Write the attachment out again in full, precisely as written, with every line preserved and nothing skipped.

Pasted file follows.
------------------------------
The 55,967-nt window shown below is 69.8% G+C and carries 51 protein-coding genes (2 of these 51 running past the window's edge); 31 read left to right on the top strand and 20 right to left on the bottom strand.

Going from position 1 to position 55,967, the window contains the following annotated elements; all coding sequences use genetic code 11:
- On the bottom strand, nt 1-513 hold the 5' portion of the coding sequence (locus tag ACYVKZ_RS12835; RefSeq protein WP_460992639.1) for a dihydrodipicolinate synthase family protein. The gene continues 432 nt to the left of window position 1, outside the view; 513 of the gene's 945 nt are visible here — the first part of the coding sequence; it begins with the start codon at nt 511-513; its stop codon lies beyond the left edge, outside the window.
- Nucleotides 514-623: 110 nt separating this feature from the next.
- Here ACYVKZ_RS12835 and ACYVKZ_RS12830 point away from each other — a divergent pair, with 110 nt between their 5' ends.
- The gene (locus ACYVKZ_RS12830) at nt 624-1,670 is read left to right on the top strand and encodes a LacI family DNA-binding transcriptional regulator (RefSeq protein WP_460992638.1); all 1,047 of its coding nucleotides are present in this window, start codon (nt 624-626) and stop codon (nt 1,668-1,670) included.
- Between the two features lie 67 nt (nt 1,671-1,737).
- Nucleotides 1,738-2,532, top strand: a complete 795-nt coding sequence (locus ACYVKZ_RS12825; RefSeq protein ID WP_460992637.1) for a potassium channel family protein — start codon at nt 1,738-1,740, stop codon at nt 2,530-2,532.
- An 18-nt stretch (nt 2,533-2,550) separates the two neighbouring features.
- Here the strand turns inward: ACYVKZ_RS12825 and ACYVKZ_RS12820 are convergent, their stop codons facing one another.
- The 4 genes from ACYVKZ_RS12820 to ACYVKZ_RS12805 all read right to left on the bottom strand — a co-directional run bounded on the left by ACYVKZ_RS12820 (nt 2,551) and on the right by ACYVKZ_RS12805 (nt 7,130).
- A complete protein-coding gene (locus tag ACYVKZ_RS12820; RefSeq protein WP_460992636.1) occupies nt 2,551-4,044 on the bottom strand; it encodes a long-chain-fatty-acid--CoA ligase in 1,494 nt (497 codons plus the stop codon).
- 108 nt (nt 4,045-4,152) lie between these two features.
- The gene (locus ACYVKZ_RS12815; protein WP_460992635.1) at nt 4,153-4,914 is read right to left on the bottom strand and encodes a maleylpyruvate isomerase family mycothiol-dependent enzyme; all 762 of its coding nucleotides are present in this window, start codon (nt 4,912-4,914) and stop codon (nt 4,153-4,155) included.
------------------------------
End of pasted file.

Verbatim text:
The 55,967-nt window shown below is 69.8% G+C and carries 51 protein-coding genes (2 of these 51 running past the window's edge); 31 read left to right on the top strand and 20 right to left on the bottom strand.

Going from position 1 to position 55,967, the window contains the following annotated elements; all coding sequences use genetic code 11:
- On the bottom strand, nt 1-513 hold the 5' portion of the coding sequence (locus tag ACYVKZ_RS12835; RefSeq protein WP_460992639.1) for a dihydrodipicolinate synthase family protein. The gene continues 432 nt to the left of window position 1, outside the view; 513 of the gene's 945 nt are visible here — the first part of the coding sequence; it begins with the start codon at nt 511-513; its stop codon lies beyond the left edge, outside the window.
- Nucleotides 514-623: 110 nt separating this feature from the next.
- Here ACYVKZ_RS12835 and ACYVKZ_RS12830 point away from each other — a divergent pair, with 110 nt between their 5' ends.
- The gene (locus ACYVKZ_RS12830) at nt 624-1,670 is read left to right on the top strand and encodes a LacI family DNA-binding transcriptional regulator (RefSeq protein WP_460992638.1); all 1,047 of its coding nucleotides are present in this window, start codon (nt 624-626) and stop codon (nt 1,668-1,670) included.
- Between the two features lie 67 nt (nt 1,671-1,737).
- Nucleotides 1,738-2,532, top strand: a complete 795-nt coding sequence (locus ACYVKZ_RS12825; RefSeq protein ID WP_460992637.1) for a potassium channel family protein — start codon at nt 1,738-1,740, stop codon at nt 2,530-2,532.
- An 18-nt stretch (nt 2,533-2,550) separates the two neighbouring features.
- Here the strand turns inward: ACYVKZ_RS12825 and ACYVKZ_RS12820 are convergent, their stop codons facing one another.
- The 4 genes from ACYVKZ_RS12820 to ACYVKZ_RS12805 all read right to left on the bottom strand — a co-directional run bounded on the left by ACYVKZ_RS12820 (nt 2,551) and on the right by ACYVKZ_RS12805 (nt 7,130).
- A complete protein-coding gene (locus tag ACYVKZ_RS12820; RefSeq protein WP_460992636.1) occupies nt 2,551-4,044 on the bottom strand; it encodes a long-chain-fatty-acid--CoA ligase in 1,494 nt (497 codons plus the stop codon).
- 108 nt (nt 4,045-4,152) lie between these two features.
- The gene (locus ACYVKZ_RS12815; protein WP_460992635.1) at nt 4,153-4,914 is read right to left on the bottom strand and encodes a maleylpyruvate isomerase family mycothiol-dependent enzyme; all 762 of its coding nucleotides are present in this window, start codon (nt 4,912-4,914) and stop codon (nt 4,153-4,155) included.